“We’re cool. I don’t know if she’s gay or bi, we haven’t exactly talked about it, but I’m sure she’s not totally het like you are. The vibes help with the balance – one reason why I asked for her to help. And the vibes are good ones. Hey – you and me can swap notes when you get home – hopefully we’ll both be relaxed and all with the warm fuzzy feelings!

“Good sex helps with the magic. Least it helps the spell-casters – don’t know whether it’s really necessary for the subject, and I’m just guessing that Giles isn’t exactly past it, so him and Olivia …” Willow was cut off in mid-flow again.

“I don’t want to go there! I know they do, but I don’t like to think about it!” Dawn yelped.

“OK, well as we’re going to be concentrating more on you soon, we can just work on the premise that you having good sex will help the magic, and tell Spike to keep you happy to help with the research!” Willow suggested.

“Willow! I am so not going to ask Spike to shag me senseless to help you help Giles with his research!” Dawn yelled down the phone.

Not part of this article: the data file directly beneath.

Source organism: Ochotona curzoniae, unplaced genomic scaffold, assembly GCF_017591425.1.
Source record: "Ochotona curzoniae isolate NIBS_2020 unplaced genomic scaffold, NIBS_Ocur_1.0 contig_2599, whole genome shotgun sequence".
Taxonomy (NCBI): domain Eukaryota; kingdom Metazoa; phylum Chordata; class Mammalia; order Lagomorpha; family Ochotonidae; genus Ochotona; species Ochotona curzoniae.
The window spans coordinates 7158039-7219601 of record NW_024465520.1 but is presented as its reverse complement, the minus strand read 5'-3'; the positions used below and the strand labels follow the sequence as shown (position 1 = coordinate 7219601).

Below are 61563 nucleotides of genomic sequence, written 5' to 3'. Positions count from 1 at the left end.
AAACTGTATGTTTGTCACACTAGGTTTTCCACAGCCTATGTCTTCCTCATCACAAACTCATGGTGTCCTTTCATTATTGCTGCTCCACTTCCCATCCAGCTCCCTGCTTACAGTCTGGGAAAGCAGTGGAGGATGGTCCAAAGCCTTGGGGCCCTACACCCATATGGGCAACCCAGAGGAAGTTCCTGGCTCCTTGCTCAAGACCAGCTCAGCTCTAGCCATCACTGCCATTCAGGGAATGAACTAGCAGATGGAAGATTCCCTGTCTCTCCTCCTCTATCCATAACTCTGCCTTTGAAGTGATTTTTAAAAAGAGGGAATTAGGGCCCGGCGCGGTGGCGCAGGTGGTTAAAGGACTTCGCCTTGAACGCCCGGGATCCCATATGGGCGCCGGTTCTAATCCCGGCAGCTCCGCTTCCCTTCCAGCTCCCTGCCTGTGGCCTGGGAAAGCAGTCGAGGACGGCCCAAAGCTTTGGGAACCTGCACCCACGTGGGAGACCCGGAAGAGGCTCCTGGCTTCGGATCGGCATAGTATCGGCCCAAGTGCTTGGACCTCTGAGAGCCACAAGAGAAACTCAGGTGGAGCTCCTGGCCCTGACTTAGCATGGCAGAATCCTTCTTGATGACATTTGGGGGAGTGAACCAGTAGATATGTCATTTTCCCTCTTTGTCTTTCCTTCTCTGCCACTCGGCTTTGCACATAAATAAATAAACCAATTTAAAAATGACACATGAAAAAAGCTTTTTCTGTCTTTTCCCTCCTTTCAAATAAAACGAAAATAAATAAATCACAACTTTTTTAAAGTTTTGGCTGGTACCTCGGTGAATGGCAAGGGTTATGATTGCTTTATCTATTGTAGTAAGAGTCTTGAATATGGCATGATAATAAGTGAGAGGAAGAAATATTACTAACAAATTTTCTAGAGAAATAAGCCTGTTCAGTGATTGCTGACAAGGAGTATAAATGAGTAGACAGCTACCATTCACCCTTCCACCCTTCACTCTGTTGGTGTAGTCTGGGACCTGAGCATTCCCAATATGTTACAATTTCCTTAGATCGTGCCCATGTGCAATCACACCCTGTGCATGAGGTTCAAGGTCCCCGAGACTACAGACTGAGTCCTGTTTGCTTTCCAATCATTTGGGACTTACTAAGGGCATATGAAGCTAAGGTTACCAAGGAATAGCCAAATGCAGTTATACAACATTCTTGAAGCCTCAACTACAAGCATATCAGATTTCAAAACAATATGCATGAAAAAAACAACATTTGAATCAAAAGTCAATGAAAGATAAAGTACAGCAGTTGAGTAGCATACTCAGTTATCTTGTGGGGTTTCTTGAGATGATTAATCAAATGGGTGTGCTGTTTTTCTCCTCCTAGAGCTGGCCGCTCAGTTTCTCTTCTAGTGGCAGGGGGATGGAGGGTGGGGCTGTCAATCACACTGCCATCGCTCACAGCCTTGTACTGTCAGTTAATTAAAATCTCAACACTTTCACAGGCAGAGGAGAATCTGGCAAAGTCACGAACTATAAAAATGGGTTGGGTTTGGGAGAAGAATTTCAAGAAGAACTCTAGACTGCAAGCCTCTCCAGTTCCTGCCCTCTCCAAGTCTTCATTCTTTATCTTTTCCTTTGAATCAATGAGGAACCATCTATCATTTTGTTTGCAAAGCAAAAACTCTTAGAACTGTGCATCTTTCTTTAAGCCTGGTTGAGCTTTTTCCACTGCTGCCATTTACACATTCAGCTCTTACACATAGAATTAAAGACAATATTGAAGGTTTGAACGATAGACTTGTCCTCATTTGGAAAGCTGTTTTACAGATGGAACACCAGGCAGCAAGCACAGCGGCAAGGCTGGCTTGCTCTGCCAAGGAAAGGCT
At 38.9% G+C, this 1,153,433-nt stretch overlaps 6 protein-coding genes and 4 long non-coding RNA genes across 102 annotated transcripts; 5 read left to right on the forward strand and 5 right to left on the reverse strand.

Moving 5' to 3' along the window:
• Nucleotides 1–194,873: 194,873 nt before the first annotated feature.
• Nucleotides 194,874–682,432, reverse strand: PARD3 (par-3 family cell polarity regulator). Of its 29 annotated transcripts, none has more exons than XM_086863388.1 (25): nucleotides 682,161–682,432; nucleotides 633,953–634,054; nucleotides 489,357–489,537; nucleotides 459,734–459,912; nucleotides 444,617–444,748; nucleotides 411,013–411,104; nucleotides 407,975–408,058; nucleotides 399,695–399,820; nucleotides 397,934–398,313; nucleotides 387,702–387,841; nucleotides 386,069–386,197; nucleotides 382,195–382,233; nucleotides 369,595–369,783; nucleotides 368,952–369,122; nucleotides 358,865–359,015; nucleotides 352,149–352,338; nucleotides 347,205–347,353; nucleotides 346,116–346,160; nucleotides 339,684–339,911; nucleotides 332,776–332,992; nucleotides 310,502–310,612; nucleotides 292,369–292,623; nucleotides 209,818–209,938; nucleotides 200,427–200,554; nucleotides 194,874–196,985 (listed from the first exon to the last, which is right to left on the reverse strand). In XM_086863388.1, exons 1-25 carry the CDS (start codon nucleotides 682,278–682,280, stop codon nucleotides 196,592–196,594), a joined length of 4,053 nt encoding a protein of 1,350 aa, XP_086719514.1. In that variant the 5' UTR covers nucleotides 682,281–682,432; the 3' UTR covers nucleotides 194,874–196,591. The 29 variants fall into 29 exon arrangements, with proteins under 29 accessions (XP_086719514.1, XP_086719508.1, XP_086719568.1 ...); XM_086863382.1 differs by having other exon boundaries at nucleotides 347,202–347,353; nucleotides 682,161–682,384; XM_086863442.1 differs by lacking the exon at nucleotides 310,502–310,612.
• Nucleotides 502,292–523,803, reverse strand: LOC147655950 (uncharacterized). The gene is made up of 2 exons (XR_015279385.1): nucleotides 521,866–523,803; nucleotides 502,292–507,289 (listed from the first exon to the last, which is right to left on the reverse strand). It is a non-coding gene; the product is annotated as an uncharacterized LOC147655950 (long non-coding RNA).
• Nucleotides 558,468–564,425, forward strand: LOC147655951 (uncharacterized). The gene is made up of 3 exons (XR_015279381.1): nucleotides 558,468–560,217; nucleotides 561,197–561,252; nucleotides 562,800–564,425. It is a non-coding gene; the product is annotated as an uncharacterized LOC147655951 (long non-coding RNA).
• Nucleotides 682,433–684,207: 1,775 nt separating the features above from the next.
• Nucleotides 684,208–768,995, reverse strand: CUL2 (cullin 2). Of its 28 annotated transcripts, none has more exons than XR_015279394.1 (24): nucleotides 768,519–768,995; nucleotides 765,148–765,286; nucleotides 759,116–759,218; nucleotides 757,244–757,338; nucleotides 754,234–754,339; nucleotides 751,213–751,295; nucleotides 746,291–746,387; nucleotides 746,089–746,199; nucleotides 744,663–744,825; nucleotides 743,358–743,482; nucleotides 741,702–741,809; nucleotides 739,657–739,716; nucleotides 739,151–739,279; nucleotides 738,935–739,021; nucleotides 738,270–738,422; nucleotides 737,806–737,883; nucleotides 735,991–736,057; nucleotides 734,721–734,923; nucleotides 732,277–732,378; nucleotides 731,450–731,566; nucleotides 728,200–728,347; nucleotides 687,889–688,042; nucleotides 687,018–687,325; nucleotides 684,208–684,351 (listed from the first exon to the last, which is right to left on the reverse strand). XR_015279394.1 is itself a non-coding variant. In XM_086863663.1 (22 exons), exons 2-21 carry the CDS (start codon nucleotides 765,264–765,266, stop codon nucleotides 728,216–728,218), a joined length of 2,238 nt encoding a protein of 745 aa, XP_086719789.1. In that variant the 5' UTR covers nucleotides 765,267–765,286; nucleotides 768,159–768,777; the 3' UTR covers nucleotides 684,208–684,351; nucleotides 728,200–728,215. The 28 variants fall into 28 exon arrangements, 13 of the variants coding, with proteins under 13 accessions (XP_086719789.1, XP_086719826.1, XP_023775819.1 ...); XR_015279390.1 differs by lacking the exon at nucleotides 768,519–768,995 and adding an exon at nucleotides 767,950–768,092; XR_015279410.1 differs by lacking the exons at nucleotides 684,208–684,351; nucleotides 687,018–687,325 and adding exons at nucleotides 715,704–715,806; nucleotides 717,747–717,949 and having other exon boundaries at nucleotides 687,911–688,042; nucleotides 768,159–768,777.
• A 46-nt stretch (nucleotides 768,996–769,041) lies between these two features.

The conversation changed course, but continued for some time, with Dawn’s admission that she’d already written a report on Drusilla for Council records, and repeating some of the things Spike had told her in the Musee d’Orsay about the artists and models, much to Willow’s amusement.

As she finished the call, her phone indicated that she had another text waiting. She opened it, and then smiled happily at the message: Sleep well pet. S.


  • Chapter 14

  • The characters in this story do not belong to me, but are being used for amusement only and all rights remain with Joss Whedon, Mutant Enemy, the writers of the original episodes, and the TV and production companies responsible for the original television shows. BUFFY THE VAMPIRE SLAYER ©2002 Twentieth Century Fox Film Corporation. All Rights Reserved. The Buffy the Vampire Slayer trademark is used without express permission from Fox.